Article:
Dragonflies catch flies and other insects by cupping their feet together under their chin to make a basket. By means of the peep-show parade, Dora and Fignewton Frog tell of Dennis Dragonfly, who sprained three of his feet and found it difficult to catch food for a while.
Uses a trip to a grocery store to explain who gets the money that is represented by the spread between farmers and consumers. Questions are answered by a store manager, businessmen at a civic club luncheon, and by a speaker at the luncheon. Points out reasons for and importance of the "marketing margin." (Agrafilms, Inc.) Kinescope.
Dr. Joel Hildebrand discusses the future of scientific endeavor and the qualities which help make a scientist. Explains why the young person interested in science should possess curiosity, imagination, drive, and a critical sense. Points out the necessity of an education in mathematics and the other basic subjects. (KQED) Film.
Fignewton Frog (puppet) and Dora (person) tell the story of Tommy Turtle, using diaramas. Tommy wants to stay awake for the winter and build a snowman, and ends up getting helped by another hibernating animal, a bear. Dora and Fignewton then recommend library books and a trip to the library.
Explains contrast as opposed to repetition or variation. Defines tonal contrast as modulation or change of tonality and harmonic contrast, or the off-setting of plain harmony by color-harmony. Illustrates with a selection from a Bach cantata. (WMSB-TV) Kinescope.
Again Dr. Jones uses Beethoven’s music as an illustration, explaining the composer’s humorous interplay of major and minor tonalities more fully. He also treats briefly the traditional tonal systems from the time of Wagner to the emergence of new tonal arrangements.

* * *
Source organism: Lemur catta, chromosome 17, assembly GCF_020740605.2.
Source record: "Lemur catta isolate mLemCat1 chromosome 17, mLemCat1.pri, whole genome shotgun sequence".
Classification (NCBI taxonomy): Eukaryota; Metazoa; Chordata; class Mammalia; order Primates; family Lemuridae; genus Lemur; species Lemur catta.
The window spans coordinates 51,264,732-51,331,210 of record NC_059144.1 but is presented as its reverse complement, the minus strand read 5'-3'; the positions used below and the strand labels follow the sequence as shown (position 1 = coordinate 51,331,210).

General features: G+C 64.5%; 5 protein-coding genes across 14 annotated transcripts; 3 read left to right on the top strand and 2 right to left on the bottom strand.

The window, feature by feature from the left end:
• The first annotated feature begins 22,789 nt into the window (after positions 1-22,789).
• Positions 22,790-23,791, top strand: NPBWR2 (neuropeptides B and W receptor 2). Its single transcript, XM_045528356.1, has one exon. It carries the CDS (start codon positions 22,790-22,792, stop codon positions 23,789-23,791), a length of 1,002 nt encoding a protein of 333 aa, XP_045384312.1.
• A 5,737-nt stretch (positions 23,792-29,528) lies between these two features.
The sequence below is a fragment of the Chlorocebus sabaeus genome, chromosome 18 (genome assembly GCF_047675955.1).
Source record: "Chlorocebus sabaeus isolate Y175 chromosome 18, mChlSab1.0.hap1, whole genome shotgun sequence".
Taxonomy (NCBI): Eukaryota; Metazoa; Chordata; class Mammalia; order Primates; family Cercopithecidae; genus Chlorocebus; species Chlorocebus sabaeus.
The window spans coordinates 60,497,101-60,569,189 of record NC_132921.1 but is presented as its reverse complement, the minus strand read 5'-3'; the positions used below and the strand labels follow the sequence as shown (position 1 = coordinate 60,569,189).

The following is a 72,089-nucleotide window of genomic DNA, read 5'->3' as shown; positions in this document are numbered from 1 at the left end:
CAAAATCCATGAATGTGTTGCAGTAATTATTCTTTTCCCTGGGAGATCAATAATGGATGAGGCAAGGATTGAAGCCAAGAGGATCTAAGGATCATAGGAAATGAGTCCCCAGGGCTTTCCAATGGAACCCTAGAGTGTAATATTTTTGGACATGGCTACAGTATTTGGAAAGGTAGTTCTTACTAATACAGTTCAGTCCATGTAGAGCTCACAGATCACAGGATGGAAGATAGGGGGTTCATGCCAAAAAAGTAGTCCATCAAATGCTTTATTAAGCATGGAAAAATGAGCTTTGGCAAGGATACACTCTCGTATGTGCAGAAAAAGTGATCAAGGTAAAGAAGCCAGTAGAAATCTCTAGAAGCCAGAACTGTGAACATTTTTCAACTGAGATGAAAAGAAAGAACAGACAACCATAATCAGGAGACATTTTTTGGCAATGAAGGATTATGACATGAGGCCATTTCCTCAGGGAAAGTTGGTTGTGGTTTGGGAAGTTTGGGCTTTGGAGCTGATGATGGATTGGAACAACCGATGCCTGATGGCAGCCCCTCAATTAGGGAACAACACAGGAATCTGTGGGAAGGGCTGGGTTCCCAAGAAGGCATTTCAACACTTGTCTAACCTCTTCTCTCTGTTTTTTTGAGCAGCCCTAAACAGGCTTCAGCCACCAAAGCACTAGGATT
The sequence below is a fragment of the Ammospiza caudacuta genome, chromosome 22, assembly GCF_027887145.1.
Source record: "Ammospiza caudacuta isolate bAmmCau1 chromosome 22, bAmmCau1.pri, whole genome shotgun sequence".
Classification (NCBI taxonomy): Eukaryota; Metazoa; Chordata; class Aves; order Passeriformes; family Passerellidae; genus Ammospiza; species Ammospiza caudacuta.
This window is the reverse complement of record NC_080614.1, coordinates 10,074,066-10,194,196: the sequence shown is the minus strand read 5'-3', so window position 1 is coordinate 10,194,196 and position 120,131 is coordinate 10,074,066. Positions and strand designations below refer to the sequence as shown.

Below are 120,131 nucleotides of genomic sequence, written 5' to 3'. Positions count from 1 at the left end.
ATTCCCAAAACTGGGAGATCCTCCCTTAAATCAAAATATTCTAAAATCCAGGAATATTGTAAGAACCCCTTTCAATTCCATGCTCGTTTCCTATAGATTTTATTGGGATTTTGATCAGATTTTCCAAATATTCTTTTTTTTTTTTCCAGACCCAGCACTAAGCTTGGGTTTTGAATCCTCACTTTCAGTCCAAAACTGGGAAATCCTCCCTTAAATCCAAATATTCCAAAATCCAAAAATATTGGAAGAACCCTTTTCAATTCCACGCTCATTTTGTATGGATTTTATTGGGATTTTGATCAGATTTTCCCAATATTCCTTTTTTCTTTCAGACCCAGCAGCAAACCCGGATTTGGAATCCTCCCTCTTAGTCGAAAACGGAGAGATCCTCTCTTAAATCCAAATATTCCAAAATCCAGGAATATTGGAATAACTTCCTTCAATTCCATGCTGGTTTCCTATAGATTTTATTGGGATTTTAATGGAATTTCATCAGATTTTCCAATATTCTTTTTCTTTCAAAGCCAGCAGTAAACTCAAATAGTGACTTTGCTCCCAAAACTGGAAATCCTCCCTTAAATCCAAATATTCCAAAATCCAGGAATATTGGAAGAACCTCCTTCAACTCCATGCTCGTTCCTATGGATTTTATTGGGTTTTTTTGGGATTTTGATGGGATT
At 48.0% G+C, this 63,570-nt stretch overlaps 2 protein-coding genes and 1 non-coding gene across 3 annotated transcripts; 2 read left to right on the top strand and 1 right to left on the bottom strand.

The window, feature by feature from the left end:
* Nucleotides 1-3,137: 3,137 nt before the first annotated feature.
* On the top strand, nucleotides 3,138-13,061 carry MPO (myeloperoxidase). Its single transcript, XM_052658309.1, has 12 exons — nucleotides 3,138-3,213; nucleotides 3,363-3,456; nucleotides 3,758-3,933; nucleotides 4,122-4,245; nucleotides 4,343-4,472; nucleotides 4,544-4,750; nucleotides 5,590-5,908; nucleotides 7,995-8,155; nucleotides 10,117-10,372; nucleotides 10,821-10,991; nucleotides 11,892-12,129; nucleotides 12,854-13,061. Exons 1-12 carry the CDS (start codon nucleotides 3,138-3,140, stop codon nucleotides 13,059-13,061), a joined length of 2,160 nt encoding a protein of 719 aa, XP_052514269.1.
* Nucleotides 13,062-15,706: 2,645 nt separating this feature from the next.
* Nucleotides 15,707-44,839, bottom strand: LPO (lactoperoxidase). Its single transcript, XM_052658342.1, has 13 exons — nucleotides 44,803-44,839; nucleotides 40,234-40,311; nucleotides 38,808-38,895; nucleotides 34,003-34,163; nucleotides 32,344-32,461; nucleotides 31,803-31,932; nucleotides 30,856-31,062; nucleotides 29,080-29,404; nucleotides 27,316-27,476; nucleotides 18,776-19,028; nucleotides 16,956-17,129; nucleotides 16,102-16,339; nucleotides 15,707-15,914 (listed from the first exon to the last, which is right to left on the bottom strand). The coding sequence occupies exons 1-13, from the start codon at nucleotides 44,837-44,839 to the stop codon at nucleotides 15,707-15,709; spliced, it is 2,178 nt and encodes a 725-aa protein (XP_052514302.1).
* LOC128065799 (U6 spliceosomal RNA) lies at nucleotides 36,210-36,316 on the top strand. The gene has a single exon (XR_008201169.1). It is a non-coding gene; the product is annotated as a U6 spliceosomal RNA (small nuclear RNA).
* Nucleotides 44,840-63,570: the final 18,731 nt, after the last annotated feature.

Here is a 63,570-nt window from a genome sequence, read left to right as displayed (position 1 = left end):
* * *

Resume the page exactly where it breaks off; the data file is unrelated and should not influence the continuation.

The psychological effects of various tonal patterns are demonstrated in the discussion of this topic. Professor Jones illustrates the varying characters or “atmosphere” of melodies based on scales and modes of different character.
Bash Kennett shows some of the things which fascinated children of other times, taking a trip to see some dolls, stereopticons, books and bicycles of early periods which grandfather may have enjoyed as a boy. Songs include “The Devil’s Nine Questions” and “This A’Way.”
Uses dance routines and originally scored music to portray cultural differences in solving problems through religion. Emphasizes religious motivation, leadership, rituals, and supernatural controls. Stresses the differences in the meaning of religion. Compares experiences of the southern Negro, the Voodoo cult of the Haitian Negro peasant, and the polytheism of the Muria of India.